The variables in life are immense. Since a strong will to live seems to help us to survive or it at least makes us feel as if we are somehow more in control of being selected for surviving, then fight back. Make it known that you have unfinished business in this life and would like to stay. There's nothing wrong with that. Be happy with your life, but don't be complacent.

I always told the Lord, "If you must take me, then thy will be done, But Lord, you know the true intent of my heart and it is to stay here for as long as I can, as healthy as I can and to be as productive as I can."

Being blessed, I was ready to move forward with the Lord at my Heavenly address or here with my Earthly address. Regardless, I was determined to move forward. Honestly, the earthly address required more hard work on my part, but as my health became more stabilized, I began to look forward to more family functions. I began to incorporate more spontaneous plans into my life...I realized that I should do whatever I wanted at the moment I felt strong enough to do it. I learned to NOT WAIT. Moving forward meant learning how to GRAB THE MOMENT.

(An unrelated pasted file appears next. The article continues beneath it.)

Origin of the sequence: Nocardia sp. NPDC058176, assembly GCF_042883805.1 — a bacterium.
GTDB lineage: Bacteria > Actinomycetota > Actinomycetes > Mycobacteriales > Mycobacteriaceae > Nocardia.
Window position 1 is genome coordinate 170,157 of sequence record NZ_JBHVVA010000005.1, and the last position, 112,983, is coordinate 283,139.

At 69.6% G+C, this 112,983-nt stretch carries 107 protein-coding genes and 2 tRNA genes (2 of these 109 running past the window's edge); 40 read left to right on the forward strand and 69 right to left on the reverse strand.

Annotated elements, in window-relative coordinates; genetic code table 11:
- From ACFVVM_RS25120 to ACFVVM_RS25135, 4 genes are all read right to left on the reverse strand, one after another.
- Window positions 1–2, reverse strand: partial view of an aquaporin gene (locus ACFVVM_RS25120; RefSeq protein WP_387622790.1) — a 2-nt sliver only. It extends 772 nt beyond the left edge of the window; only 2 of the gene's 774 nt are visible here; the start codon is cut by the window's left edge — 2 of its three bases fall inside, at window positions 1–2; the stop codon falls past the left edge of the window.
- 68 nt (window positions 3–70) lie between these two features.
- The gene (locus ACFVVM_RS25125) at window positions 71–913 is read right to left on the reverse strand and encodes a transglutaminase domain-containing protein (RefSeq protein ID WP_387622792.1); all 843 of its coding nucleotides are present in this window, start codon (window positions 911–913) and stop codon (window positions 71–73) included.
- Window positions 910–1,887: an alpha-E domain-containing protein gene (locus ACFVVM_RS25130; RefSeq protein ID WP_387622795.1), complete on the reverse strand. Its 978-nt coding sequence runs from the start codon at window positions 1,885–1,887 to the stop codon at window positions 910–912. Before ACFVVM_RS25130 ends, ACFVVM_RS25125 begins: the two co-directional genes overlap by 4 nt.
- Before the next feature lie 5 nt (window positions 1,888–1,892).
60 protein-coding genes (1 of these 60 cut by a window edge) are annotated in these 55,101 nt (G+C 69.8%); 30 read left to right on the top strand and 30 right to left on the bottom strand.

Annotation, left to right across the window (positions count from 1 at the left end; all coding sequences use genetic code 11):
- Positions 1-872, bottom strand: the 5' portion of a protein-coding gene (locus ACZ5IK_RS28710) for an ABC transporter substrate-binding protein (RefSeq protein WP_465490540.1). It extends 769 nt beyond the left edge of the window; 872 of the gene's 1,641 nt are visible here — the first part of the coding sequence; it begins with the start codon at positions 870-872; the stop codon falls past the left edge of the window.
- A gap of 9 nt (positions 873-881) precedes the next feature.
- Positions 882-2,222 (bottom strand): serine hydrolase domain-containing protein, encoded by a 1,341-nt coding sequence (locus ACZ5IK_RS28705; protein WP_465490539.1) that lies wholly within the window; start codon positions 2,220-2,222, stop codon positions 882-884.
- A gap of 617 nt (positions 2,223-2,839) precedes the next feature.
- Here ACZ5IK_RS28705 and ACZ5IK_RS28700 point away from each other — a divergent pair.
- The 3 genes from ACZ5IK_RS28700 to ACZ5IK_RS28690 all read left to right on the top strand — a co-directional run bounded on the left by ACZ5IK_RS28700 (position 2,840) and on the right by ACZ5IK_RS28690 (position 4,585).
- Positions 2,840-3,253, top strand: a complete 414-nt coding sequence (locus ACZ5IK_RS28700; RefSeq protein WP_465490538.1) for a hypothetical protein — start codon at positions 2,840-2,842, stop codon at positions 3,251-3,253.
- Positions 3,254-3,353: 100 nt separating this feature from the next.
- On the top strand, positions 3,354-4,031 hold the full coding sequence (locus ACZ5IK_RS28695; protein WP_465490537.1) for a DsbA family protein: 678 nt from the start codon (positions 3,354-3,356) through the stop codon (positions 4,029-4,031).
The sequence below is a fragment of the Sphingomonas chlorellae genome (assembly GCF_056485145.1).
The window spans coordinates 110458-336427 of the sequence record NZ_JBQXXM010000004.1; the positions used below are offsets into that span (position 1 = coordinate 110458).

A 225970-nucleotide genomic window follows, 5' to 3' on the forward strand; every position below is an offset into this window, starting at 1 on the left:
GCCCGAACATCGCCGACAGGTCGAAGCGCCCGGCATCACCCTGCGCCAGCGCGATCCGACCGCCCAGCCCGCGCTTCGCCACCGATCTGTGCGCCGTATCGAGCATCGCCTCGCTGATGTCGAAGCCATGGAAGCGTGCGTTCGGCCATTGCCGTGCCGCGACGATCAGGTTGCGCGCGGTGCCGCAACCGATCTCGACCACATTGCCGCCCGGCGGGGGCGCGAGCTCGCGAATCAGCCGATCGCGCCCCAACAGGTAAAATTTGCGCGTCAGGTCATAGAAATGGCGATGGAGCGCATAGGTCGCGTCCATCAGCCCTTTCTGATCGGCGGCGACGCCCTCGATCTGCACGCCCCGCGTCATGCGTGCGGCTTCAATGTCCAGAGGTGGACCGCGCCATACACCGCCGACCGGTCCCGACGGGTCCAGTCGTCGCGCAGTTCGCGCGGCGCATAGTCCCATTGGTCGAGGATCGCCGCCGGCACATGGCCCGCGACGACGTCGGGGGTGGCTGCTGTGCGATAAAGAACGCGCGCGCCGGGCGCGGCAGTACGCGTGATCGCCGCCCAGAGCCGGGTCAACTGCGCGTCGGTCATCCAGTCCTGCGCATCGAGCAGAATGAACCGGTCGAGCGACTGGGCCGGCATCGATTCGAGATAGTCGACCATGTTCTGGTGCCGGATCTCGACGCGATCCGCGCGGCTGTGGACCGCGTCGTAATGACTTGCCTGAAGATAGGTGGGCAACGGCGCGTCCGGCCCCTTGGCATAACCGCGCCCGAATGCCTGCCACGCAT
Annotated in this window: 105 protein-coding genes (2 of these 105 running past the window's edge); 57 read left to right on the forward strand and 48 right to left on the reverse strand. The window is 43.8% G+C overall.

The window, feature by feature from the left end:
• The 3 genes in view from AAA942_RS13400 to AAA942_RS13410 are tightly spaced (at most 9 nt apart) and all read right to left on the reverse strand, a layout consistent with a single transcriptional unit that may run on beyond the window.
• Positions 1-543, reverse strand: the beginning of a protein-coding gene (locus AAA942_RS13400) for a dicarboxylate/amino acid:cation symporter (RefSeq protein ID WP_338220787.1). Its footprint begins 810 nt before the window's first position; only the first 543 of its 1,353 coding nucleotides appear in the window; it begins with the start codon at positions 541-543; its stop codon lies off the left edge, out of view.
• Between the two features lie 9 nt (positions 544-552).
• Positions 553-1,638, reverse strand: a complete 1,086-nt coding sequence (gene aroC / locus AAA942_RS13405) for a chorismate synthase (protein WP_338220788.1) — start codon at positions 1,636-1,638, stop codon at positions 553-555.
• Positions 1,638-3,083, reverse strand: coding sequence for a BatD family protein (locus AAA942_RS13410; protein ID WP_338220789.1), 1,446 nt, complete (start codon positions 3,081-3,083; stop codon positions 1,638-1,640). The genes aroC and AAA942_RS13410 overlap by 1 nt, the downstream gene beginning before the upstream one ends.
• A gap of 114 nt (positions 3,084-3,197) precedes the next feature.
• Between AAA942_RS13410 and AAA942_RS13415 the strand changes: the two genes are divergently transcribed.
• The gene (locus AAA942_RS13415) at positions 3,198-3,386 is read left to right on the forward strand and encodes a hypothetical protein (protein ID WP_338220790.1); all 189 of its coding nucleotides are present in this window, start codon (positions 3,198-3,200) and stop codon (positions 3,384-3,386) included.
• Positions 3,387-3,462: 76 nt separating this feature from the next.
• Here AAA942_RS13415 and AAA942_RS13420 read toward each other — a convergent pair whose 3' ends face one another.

I learned to turn around and head home if I didn't feel well. I learned to push myself during the good moments so that I could get as much squeezed out of them as possible, then I learned to accept my down times and not beat myself up as much.

Am I successful every day? Perhaps my idea of success is to simply recognize my body's limitations for the moment and to be aware and compassionate so that I can be the best I can be, as often as possible. Some days I'm a brute to myself, but I don't allow myself to throw a lengthy pity party. And if I do throw myself a pity party, I really prefer going alone.

Being scared is different, admitting you are scared is hard, but that's a tough part of life when you live with roller-coaster health, admitting it when you're scared helps you to keep moving forward instead of it paralyzing you. Never knowing when the next flat tire or blown engine will hit can create tension in your life, but keep going and keep moving forward until the next flat tire appears and the next and the next. Just keep moving forward. Stay strong, and hopefully, in the end, it will have made a difference because you just took another giant leap forward into a bright, sunny spot you've been aching to reach.

Keep moving.

No comments:

Post a Comment

Your comment will be posted soon after - having to moderate comments because of some SPAM getting through. So, post your comment, like usual, and I will publish it as soon as possible. blog readers often give me inspiration for subsequent blog posts, so I thank you in advance! Thanks for reading this blog; I'll enjoy reading your comments.